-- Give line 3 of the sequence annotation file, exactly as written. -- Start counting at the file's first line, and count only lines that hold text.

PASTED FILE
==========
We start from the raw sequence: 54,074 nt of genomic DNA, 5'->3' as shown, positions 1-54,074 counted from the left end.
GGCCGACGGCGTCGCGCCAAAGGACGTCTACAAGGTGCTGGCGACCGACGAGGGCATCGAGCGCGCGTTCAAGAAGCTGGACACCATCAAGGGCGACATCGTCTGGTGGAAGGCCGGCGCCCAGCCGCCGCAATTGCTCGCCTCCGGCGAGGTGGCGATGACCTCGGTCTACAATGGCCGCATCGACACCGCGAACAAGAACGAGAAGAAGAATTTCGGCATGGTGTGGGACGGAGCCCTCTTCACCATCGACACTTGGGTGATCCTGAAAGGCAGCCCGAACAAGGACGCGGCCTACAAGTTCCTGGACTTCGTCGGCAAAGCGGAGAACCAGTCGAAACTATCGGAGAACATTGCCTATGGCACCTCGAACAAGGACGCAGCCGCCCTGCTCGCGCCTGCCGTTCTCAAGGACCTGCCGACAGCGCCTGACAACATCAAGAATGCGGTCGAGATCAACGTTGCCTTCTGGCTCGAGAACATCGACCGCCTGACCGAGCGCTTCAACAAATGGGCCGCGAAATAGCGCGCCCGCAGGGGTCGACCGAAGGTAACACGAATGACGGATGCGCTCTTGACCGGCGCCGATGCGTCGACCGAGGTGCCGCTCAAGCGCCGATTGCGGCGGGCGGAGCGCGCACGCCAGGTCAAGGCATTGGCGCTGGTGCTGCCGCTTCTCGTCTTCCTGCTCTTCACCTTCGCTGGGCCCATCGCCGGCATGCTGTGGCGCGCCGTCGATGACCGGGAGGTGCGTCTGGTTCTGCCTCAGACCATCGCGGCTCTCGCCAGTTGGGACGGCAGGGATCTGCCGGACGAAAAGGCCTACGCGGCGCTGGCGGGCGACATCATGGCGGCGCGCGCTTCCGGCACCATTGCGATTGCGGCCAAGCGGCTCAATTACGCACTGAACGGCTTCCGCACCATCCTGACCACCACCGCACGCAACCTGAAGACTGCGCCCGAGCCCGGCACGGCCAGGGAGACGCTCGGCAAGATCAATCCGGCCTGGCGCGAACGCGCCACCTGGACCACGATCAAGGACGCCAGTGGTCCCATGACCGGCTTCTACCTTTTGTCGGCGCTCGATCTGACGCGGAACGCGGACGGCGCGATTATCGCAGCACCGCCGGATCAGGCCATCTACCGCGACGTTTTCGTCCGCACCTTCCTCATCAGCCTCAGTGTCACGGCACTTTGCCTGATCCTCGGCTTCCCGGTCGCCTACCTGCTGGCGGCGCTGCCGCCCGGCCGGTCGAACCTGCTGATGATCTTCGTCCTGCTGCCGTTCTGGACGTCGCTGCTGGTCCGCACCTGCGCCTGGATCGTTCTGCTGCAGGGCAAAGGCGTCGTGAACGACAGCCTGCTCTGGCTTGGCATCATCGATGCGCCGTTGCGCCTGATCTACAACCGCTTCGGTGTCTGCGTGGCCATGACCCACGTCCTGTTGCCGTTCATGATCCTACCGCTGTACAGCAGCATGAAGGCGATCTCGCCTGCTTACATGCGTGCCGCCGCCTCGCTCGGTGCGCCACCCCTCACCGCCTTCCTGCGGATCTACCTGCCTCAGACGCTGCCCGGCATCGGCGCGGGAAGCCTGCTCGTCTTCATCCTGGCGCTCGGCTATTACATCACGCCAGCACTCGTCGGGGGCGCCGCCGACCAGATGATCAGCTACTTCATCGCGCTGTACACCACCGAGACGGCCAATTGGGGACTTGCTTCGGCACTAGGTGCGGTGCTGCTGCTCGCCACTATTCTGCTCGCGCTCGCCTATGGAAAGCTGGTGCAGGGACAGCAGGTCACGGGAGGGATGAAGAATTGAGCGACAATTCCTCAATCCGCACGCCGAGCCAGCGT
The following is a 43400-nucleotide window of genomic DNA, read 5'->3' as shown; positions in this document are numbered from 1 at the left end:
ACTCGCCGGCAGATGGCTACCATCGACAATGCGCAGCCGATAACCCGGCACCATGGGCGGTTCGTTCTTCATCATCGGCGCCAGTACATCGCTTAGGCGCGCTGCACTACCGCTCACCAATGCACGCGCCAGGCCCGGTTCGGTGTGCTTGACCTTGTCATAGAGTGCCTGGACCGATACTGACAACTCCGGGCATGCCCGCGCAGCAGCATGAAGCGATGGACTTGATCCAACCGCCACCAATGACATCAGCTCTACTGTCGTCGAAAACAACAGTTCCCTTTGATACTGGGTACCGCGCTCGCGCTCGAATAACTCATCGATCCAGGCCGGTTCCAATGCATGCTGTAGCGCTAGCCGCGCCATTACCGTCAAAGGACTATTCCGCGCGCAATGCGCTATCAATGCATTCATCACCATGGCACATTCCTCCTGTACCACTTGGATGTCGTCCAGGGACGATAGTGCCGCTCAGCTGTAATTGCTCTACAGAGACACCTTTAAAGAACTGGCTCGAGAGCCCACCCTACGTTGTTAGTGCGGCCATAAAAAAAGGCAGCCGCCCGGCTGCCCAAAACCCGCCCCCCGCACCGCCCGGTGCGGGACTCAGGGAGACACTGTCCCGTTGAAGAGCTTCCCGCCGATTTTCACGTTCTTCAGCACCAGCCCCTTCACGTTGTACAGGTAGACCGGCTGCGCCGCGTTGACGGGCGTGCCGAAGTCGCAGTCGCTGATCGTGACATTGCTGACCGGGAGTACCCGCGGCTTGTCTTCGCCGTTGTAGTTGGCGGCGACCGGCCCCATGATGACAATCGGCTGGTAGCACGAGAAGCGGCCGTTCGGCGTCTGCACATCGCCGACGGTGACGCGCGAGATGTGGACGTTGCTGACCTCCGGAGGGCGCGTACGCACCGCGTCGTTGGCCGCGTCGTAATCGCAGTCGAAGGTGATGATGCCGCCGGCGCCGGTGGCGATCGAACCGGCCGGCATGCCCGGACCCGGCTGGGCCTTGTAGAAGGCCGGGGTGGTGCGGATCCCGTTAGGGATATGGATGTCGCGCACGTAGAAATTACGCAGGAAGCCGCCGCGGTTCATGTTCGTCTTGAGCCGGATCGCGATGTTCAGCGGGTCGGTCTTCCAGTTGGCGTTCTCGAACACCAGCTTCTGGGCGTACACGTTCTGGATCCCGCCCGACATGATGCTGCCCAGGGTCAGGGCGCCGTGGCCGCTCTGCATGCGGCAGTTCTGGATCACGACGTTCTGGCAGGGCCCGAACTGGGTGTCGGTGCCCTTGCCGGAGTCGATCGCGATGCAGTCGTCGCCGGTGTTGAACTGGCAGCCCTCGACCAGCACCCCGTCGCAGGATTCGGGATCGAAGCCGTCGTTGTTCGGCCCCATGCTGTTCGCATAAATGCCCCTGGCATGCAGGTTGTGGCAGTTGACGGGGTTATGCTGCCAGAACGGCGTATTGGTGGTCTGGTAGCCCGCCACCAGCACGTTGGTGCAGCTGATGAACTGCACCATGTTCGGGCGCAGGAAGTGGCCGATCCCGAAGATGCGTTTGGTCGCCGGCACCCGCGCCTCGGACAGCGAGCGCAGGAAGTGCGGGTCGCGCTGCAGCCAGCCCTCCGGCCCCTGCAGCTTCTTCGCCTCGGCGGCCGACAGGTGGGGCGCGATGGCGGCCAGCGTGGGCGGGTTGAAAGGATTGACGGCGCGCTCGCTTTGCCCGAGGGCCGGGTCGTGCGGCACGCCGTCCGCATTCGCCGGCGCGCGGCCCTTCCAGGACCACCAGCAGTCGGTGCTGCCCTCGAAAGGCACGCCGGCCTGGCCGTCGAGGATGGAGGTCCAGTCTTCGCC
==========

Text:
The following is a 43400-nucleotide window of genomic DNA, read 5'->3' as shown; positions in this document are numbered from 1 at the left end: